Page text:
Don’t Let Mental Illness Define You As a Woman
Womanhood means being everything to everyone while trying to figure out who you are and what makes you happy. We are seen as the pillar of the family, the source of comfort and kindness, and the beacon of unconditional love. Women are natural multitaskers who can do it all. Strong yet soft, stern but approachable, forceful and malleable in the same instant.
As a woman living with chronic migraines and raising a family, life became incredibly challenging. It wore me down mentally just as much as it did physically. Having major depressive disorder and general anxiety disorder almost broke me. I felt weak, worthless, useless, incompetent, unimportant, and disposable.
The negative self-talk took over, and I believed every word my mental illnesses were telling me every day. I started to personify those feelings and incorporate them into who I thought I truly was as a woman and mother. Through therapy and lots of self-reflection and inner-work, I learned to lean into the positives as much as possible and to love the woman I am, mental health issues and all.
You Are Not Your Mental Illness
Being diagnosed with a mental illness is no different than getting an asthma or diabetes diagnosis. They are all chronic conditions that need to be managed effectively so that the person can have a better quality of life. No one asks to be sick. Nothing you have done in your life created this diagnosis. It is not a reflection of who you are as an individual.
Modify Your Language
We say things like “I am depressed” or “I am anxious,” embodying our condition and symptoms and making them a part of our cellular DNA. Doing this makes it hard to separate the mental illness from ourselves. Instead, when you are experiencing increased feelings of depression or anxiety, say “I am having a flare up.” Changing up your language will change your perspective!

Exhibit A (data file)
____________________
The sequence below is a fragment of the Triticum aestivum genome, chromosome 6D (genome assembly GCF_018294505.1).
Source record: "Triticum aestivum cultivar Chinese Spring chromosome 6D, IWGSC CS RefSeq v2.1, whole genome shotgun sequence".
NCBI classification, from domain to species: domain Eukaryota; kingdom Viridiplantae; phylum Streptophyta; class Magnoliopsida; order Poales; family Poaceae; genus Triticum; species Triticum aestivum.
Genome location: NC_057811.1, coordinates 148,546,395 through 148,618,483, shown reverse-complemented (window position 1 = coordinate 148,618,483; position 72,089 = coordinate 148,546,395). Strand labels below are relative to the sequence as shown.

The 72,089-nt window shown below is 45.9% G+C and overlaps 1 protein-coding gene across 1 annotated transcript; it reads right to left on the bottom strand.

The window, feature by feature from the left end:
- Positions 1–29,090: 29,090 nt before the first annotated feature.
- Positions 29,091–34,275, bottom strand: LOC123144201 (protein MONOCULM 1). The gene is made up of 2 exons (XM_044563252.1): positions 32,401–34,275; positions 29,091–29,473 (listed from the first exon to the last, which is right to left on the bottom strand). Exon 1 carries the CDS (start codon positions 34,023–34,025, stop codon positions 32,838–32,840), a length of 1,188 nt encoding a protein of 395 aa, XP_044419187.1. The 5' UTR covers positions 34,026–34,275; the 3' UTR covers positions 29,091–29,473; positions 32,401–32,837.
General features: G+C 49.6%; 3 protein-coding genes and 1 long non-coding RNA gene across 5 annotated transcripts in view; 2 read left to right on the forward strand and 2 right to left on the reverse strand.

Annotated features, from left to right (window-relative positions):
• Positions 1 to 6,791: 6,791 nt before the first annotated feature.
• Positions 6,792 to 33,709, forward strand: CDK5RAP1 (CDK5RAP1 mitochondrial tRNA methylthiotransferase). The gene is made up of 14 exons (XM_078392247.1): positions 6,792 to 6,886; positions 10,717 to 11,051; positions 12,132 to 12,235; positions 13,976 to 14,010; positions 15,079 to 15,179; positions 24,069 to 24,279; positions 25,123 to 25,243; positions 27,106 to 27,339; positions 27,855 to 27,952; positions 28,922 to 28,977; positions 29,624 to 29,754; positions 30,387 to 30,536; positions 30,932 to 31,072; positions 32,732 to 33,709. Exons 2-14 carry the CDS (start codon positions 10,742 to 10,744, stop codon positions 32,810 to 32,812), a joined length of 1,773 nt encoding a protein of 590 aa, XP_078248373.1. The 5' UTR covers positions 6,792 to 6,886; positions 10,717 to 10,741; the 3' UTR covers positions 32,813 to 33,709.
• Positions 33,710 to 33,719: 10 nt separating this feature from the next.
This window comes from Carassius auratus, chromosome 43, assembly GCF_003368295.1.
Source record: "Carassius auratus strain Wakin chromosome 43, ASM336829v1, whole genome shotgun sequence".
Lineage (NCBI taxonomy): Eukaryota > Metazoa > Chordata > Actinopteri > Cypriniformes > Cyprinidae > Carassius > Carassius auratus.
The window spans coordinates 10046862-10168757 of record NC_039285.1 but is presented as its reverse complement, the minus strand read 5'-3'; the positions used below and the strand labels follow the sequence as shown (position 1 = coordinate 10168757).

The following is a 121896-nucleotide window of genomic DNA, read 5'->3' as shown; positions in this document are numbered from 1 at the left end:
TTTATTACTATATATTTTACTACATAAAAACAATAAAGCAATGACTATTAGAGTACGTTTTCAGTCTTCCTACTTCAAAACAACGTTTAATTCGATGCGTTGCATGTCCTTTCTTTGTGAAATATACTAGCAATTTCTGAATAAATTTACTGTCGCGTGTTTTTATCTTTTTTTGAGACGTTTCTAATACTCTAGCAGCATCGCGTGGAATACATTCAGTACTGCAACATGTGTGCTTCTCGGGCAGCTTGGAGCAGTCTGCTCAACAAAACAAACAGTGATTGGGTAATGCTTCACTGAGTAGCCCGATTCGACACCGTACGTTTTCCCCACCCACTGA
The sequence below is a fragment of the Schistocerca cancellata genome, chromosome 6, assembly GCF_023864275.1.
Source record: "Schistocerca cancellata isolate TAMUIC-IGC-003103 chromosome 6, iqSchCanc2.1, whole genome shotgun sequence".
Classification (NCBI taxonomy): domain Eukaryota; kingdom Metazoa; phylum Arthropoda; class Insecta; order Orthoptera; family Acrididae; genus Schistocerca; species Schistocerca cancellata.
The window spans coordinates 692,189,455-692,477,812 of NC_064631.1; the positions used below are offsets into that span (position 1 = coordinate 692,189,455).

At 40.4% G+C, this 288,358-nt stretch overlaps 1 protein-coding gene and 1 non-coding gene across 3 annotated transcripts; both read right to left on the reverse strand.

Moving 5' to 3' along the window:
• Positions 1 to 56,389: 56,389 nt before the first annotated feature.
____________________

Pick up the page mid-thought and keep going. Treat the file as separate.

It Is Okay Not Being Okay
When you are in the middle of a particularly difficult flare up, remember that you are not your illness. It is okay not to be okay because it is a part of having a chronic illness. You will have bad days and that is okay. It doesn’t make you any less of a mother, sister, daughter, friend, employee, or human being. Learning how to let go may not be easy, but it can be done.
You Have Value and Are Worthy of Love
Despite what mental illness tries to make you believe about yourself, you have always been a valued part of the world. You remain someone who has talents, skills, and abilities to offer. You are worthy of love – especially from yourself. You cannot fill anyone else’s cup if yours is empty. Self-care is an important and necessary part of mental health and recovery. Take the time to learn some meditation and practice taking a few minutes out of the day just for YOU. Use that time to develop and strengthen a relationship with yourself that no one can break.
At the end of the day, you are enough as you are. In all of your incompleteness, brokenness, and every flaw, you are deserving of happiness. To help me weather the storms and conquer the tougher days, I came up with a mantra to remind me of who I am. I want to pass it on to you in closing.
You are not your mental illness.
You are uniquely made.
You are who you are supposed to be right now in this time and space.
Be kind to yourself.
You ARE worth loving yourself.
About the Author: Jaime Sanders is the author of the award-wining blog The Migraine Diva. She is a member of the Coalition for Headache and Migraine Patients and Headache and Migraine Policy Forum. Jaime works with the Society for Women’s Health Research Interdisciplinary Migraine Network and sits on the Patient Leadership Council with the National Headache Foundation.